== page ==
When thinking about the references to the four headwaters, he writes that the “geographic depictions express the historical basis of the account”.14 He sees the details in 2:10–14 as part of the material that validate the “coherent chronological succession of events” by “locating his story in time and space”.15 Yet when talking about the source of these rivers in Eden he refers to it as the “heavenly river” that is “symbolic of the springs of living water, the life that issues from the throne of the living God”.16

Waltke is pulled in two directions by the text; its ‘other-worldly’ content in the narrative evokes symbolism, yet its very ‘this-worldly’ features (place names) implies historicity. Waltke notes the geographical problems associated with the names of the four headwaters. “Havilah is in Arabia, so Pishon should be identified with Arabia, possibly the Persian Gulf. According to Gen. 10:8, Cush should be in western Iran. Is Gihon one of the rivers or canals of Mesopotamia?”14 An earlier illustration of the same confusion comes from George Knight:

“Although we are speaking in symbols, these rivers are meant to be geographically definable within the known world of ancient near-eastern man. The Tigris and the Euphrates we know. What Pishon and Gihon represent bring us only to guesswork … . So what we now have are two historical rivers, and two symbolic rivers, as if to show us that we are to think in terms of the two areas of theological enquiry at once.”17

In the last century, Dr E.A. Speiser, the Chairman of the Department of Oriental Studies at the University of Pennsylvania in Philadelphia, argued that the physical background of the account of the rivers in Genesis 2 was authentic, and should be taken seriously, and he made attempts to identify the Pishon and Gihon with rivers currently in the Persian Gulf.18 In an article in 1959 he wrote:

“Although the Paradise of the Bible was manifestly a place of mystery, its physical setting cannot be dismissed offhand as sheer imagination. To the writer of the account in Gen 2:8ff., in any case, and to his ultimate source or sources, the Garden of Eden was obviously a reality.”19

Rather like the search for Atlantis, many have tried to locate Eden’s rivers in the hope of finding the divine garden. Marco Polo attempted to find it somewhere in the Mongolian borders. The Jerusalem Targum suggests it might be in India.20 Some today think it lies near or beneath the waters of the Persian Gulf.21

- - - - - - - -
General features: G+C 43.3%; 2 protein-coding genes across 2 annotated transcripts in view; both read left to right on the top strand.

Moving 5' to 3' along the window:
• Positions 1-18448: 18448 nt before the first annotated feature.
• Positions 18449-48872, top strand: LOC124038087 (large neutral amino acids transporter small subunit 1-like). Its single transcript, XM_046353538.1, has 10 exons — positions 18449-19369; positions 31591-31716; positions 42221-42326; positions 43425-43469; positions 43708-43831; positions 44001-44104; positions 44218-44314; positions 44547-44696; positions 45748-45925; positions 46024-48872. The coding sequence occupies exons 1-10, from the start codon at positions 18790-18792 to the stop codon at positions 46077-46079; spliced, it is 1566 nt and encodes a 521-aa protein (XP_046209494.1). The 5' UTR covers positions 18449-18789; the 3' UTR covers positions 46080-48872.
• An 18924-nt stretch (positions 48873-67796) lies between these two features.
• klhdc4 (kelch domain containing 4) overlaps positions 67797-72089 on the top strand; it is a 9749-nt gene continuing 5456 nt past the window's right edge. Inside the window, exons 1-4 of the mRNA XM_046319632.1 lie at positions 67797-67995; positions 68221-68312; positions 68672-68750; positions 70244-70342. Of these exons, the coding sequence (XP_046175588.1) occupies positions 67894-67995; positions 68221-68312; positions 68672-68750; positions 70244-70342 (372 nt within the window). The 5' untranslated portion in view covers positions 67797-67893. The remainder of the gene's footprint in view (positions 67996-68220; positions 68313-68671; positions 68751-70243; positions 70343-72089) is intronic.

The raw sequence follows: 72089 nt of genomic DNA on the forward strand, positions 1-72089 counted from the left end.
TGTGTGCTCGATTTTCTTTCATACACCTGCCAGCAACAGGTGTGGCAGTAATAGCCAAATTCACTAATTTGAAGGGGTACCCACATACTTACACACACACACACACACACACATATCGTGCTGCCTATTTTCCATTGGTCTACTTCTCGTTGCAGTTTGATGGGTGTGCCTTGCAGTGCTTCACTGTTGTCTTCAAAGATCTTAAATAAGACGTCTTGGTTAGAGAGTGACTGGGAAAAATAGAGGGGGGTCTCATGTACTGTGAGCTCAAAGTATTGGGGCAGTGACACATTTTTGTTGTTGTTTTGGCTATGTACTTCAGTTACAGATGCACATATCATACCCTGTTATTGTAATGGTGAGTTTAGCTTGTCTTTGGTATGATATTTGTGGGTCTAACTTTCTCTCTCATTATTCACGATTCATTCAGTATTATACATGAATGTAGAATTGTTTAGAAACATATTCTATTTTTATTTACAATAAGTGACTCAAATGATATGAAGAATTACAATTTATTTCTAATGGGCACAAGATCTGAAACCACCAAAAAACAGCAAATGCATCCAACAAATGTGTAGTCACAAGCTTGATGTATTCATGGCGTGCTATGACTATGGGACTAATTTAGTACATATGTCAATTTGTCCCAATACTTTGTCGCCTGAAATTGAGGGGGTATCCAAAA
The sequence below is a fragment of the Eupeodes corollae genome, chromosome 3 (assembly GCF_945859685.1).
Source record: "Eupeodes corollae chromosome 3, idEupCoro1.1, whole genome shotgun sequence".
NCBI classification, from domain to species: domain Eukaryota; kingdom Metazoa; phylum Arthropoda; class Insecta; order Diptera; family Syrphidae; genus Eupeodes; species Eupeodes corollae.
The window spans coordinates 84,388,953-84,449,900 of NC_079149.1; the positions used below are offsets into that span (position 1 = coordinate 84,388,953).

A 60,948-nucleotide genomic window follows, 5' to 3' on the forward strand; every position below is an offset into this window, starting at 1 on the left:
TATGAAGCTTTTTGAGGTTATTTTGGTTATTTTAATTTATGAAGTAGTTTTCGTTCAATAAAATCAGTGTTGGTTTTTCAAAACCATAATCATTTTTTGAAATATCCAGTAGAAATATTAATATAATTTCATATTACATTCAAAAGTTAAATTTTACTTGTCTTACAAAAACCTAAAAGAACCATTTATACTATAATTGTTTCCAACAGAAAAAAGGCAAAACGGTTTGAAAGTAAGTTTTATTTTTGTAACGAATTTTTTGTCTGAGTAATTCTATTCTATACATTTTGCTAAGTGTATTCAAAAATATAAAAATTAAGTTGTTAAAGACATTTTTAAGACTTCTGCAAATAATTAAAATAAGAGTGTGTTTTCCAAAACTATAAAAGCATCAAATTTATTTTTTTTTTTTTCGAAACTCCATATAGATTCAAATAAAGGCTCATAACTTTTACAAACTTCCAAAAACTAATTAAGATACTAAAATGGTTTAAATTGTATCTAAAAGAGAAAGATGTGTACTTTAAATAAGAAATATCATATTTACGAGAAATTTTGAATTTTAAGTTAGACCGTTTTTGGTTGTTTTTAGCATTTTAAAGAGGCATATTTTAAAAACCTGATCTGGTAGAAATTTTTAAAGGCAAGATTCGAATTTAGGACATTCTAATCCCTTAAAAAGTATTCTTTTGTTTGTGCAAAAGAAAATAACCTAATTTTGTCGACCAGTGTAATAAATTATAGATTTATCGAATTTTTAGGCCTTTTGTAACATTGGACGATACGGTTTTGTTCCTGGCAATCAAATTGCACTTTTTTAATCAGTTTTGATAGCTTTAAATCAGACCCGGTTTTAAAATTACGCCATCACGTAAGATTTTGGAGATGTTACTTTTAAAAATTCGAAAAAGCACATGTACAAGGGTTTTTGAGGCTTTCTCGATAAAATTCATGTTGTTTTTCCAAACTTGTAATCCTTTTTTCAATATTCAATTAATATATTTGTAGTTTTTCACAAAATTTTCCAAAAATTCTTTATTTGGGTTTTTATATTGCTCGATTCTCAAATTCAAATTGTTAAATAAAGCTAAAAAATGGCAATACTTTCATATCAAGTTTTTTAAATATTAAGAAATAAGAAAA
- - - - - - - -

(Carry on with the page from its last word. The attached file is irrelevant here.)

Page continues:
Is the hunt for the location of Eden based on Genesis 2 reasonable today, and if not, then why not? Most agree that despite the familiar sounding names of Hiddeqel/Tigris, Ashur, Cush and Euphrates, we simply cannot identify Cush with Ethiopia or Nubia,22 nor Ashur with Assyria.23 Claus Westermann concludes that “we cannot then identify the first two rivers with any rivers known to us.”22 If that is so, and if we cannot associate the lands with their modern namesakes, then we cannot hope to identify the location of Eden. It is just not useful geographical data, and the usual response to this conclusion would be to attribute the narratives of Genesis 1–11 to myth or symbolism.

Cassuto’s solution

However, the solution that Umberto Cassuto has put forward might help us to understand the tension between the historical and geographical details within the text and the lack of historical and geographical correspondence on the ground today.24 Cassuto begins his commentary on this section by asking what the purpose of this reflection on the four rivers is. Some, like Waltke, think that the five verses about the rivers “function as a pause in the narrative”.25 That is, they have a literary value in the narrative. John Collins thinks of it as an excursus in the text.26 But Cassuto thinks that the value of these passages is to describe a state of nature that existed prior to the fall of humanity. Genesis 2, he thinks, describes the irrigation of the earth before Adam and Eve were disobedient and before the ground was cursed. Prior to the fall, the earth was watered from the אֵד (‘ēd), Genesis 2:6, as a gracious gift; after the fall, it rained only at God’s discretion. He writes:

“We remarked earlier that the conditions envisaged here are different from those prevailing in our present world; before the first man’s fall, the ground absorbed moisture from below and the waters of the springs and streams sufficed to irrigate the whole face of the earth (see above, on v. 6); but after man’s sin, when it was decreed as his punishment that the subterranean waters should be insufficient for his needs, and he was compelled to depend on rain water, the world-order, including the rivers mentioned in our passage, suffered a change. At first they had all issued from one place, but now they became separated and far-removed from one another, two flowing in one direction and two in [an]other. Nevertheless, they are all still in existence, serving to remind us of the former state of bliss.”27

The advantage of Cassuto’s approach is that it reframes the discussion of the geographical details of the text. Instead of being location markers to be identified today, they are memories of the way things were before the world changed, and all attempts to locate Eden today must end in frustration. Cassuto was well aware of the various suggestions as to where to find Eden, but writes:

“But in the light of our exposition all these theorizings are valueless. Our text, as stated, describes a state of affairs that no longer exists, and it is impossible to determine the details on the premise of present-day geographical data. The garden of Eden according to the Torah was not situated in our world.”28